In July 2021, as rains lashed Secunderabad, Telangana, a bored Major K opened his Facebook. The infantry officer serving his peace posting at the city’s military station was greeted by a message from Prisha Agrawal. He didn’t know her but was intrigued and promptly got chatting. Prisha said she was a disaster management official in Madhya Pradesh and was looking to help retired armymen find scholarships for their children and grandchildren. Could the major assist her in this endeavour, she asked? By the next month, the major and Prisha were friends, chatting and video calling over WhatsApp. And not long after they were sexting as well.
It wasn’t until about a year later that the major found out Prisha was not who she said she was. She was a suspected Pakistani spy out to retrieve confidential information from him.
She had too, the major would learn when he was called in for questioning by military investigators who had found the spy.
Major K had fallen prey to a virtual honey trap.
It is a common, and old, practice in the world of spycraft, but sources in the army told Newslaundry that armymen, sailors and airmen are falling prey to honey traps at an alarming rate. In the last two years alone, they have identified nearly 200 such cases.
Major K was manipulated into giving up the location of military units in Secunderabad, including his own, the nature of his work, and sensitive military protocols. He had been introduced to Prisha’s “friends” as well, and they all extracted their own pounds of flesh, as it were.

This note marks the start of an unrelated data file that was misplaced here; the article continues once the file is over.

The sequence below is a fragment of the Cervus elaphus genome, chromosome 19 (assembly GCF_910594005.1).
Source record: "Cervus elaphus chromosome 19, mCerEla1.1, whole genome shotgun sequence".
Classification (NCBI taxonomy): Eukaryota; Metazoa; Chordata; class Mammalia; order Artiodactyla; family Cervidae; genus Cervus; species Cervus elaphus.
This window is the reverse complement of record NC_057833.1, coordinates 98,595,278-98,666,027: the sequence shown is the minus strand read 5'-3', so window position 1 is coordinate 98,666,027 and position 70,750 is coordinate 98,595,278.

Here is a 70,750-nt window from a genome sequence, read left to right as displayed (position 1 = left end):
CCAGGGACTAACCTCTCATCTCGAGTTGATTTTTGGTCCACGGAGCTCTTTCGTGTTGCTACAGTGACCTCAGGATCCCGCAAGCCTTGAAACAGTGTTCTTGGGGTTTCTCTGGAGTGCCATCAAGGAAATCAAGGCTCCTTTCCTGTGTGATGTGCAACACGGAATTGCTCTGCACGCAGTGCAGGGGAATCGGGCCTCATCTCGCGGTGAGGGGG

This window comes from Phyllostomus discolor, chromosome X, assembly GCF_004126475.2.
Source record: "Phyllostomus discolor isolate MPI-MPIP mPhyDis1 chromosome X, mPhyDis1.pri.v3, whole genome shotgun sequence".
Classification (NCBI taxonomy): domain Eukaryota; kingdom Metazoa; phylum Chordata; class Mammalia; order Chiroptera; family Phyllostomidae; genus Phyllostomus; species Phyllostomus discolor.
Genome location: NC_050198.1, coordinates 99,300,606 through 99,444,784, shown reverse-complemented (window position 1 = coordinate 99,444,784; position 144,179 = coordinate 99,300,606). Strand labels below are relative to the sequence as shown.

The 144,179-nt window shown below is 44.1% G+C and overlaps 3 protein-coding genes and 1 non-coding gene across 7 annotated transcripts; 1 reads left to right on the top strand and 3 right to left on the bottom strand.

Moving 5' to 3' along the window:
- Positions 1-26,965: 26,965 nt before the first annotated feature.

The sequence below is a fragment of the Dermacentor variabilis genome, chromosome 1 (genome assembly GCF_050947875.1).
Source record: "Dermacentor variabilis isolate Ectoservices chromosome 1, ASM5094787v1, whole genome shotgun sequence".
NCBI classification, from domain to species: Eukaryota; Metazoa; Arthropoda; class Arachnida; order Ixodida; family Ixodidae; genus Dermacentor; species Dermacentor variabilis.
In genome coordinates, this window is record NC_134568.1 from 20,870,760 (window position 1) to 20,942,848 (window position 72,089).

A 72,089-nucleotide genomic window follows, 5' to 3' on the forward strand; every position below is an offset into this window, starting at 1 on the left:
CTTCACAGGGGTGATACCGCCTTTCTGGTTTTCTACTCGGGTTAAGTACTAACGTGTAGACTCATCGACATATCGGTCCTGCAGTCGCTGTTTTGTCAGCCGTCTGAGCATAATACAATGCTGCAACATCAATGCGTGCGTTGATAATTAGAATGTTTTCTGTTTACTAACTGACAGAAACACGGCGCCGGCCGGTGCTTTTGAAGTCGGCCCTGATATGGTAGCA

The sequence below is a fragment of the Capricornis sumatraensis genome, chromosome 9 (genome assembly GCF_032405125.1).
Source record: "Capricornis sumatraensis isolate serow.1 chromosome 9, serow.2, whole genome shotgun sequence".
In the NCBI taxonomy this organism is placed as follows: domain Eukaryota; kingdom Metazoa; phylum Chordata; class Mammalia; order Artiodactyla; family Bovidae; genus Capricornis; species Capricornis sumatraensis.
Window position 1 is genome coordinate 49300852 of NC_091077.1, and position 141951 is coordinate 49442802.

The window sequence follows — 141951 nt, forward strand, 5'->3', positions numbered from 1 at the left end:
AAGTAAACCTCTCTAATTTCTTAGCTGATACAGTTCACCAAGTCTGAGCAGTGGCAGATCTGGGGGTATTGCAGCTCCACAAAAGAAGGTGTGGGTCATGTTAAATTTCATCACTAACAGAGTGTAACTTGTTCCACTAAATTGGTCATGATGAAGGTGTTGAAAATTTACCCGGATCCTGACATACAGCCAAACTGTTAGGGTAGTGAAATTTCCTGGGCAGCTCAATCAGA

“These operatives had been hired by the Pakistani military intelligence to target Indian military and paramilitary officers. They would lure our officers and extract crucial information related to defence forces,” said an army official who asked not to be identified given the “sensitive nature” of the investigation.
He added, “It’s not that cases of sexpionage have not occurred in the past, but since 2021, we have observed a very aggressive effort in this area. Besides targeting young officers and soldiers, they are also eyeing senior military officers and their staff.”
In January 2022, a Corps of Engineers soldier was arrested for sharing sensitive information about the regiment’s training with a suspected Pakistani spy, who had befriended him on Facebook. She was Reet Kaur, the spy had told the soldier, and worked as a clerk in the office of the Principal Controller of Defence Accounts in Jodhpur. She would chat with the soldier in his native Punjabi and “exchange in sexual activity on video”, the army official said.
“That soldier was trapped thrice. First by Reet Kaur, then by women who called themselves Khushdeep Kaur and Harleen Gill,” the official added. “This isn’t only about sharing military information. Chaps who are compromised using honey traps can be motivated or blackmailed to do sabotage or subversion. It’s extremely dangerous.”